Another trend I found while perusing drum set PR photos was that at least half of the drummers whose kits I studied are now using a floor tom to the left of their main high-hats. I have employed this strategy for years and it offers a wonderful off-beat accent tool – not to mention a back-up tom in case a head breaks. Holds a beer and set list quite nicely as well. Just don’t hit said left tom while beer is on head.
There is also a growing interest in elevating a 8 or 10-inch rack tom above the high-hats, too. I am seeing many drummers orienting 3-4 rack toms centered above the kick drum these days. And finally, my highly unscientific analysis revealed that two floor toms to the right of the snare is more the norm today than the exception.
So how does this all relate with my mega kit experiment?
What I learned from the procedure is you need a lot of practice to handle that many drums. Detractors in the past have said large kits hide the imperfections of the drummer while he or she cannot cover up behind a 4-piece.
Not true. I make as many mistakes behind either.
You pick the kit that matches your style and tastes. Bill Cobham sets up a 10-14 piece kit regularly in jazz/fusion realms. And he actually uses all of those drums. I watched a recent warm-up video of Billy practicing at the famous Long View Farm Studios in North Brookfield, MA and he plays everything to perfection.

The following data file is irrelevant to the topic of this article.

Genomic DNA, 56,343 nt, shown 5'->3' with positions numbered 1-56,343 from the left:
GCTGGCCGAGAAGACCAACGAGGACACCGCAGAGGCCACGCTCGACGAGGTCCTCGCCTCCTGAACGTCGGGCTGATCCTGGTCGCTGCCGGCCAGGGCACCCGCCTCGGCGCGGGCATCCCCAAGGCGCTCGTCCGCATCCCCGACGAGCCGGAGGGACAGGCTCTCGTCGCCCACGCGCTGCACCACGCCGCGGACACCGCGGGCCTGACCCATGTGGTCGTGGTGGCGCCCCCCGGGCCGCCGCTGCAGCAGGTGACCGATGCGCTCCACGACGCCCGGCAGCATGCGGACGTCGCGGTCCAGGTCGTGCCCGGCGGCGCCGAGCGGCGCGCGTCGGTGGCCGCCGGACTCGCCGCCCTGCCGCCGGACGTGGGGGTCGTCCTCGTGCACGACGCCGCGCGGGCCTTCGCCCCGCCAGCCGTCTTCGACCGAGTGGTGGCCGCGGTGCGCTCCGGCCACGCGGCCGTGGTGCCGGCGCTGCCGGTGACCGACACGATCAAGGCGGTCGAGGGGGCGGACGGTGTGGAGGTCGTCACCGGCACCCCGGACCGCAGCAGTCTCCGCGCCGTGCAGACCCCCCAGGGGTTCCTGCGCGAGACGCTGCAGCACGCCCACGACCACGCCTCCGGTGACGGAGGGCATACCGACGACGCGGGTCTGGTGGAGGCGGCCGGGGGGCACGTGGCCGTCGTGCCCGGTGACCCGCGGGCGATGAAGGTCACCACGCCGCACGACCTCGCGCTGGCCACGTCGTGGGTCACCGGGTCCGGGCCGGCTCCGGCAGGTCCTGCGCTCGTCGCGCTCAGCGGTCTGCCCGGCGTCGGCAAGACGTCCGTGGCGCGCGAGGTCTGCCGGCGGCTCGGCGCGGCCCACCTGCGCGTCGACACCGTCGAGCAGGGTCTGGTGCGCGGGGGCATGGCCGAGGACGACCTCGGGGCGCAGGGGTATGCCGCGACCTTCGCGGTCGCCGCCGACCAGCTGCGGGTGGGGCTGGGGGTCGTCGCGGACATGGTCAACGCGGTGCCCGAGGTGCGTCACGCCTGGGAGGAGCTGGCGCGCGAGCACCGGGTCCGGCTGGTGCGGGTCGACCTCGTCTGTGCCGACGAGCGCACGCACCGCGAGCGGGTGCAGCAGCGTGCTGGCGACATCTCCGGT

The challenge I have with a 16-piece drum kit is navigation at faster tempos. You need to be quite mobile to work a kit this size and still keep the beat. I did find a distinct advantage in tuning and control while playing two different kick drums versus using my transmission highhat double kick drum pedal on one. Both kicks and their respective pedals respond differently. I actually found it easier and more controllable to play double kick patterns on two bass drums versus one.
The best thing about a larger than life drum kit is the endless possibilities with solos. The triad of toms and second snare to my left in this photo link here make a beautiful “solo” zone, if I shift my right hand foot to the left hand kick drum. Likewise, the timbales I dangled above my two right-hand floor toms offer many options for creativity.
I am not overwhelmed by the size of mega-kick, but it is just not practical for the types of gigs I play. Suffice to say, my two young sons love playing it – this time together.
Enough about my grandiose experiment, though. Please share your own drum kit set-up realities and dreams with this drumming community blog.
– Tim Kane is a published writer/editor and professional drummer of 30-plus years. http://www.kaneschoolofdrums.com
STURBRIDGE, MA – I played a recent outdoor gig where the sound engineer placed the drum riser behind a pop-up shade tent and positioned all the amps and monitors out in front of my kit. I also had the distinct honor of playing without any floor or in-ear monitors.
What resulted from this poor stage sound arrangement was audio quality I can only describe as mush, and an inability for me to relate musically to any other musician.
I usually set-up before any other band mate and leave plenty of room on stage for other amplifiers. Unfortunately, a muffled stage sound is more the norm for me than the exception. Let us assume for a moment that you are like most drummers reading this blog: you are the weekend warrior-type musician playing live gigs at smaller indoor and outdoor venues with low pay and free beer (maybe). These types of gigs are not always conducive to running direct feed or line-in with all instruments going through a PA system. You often neither have the time, money, personnel, nor equipment for that integrated of a stage sound investment.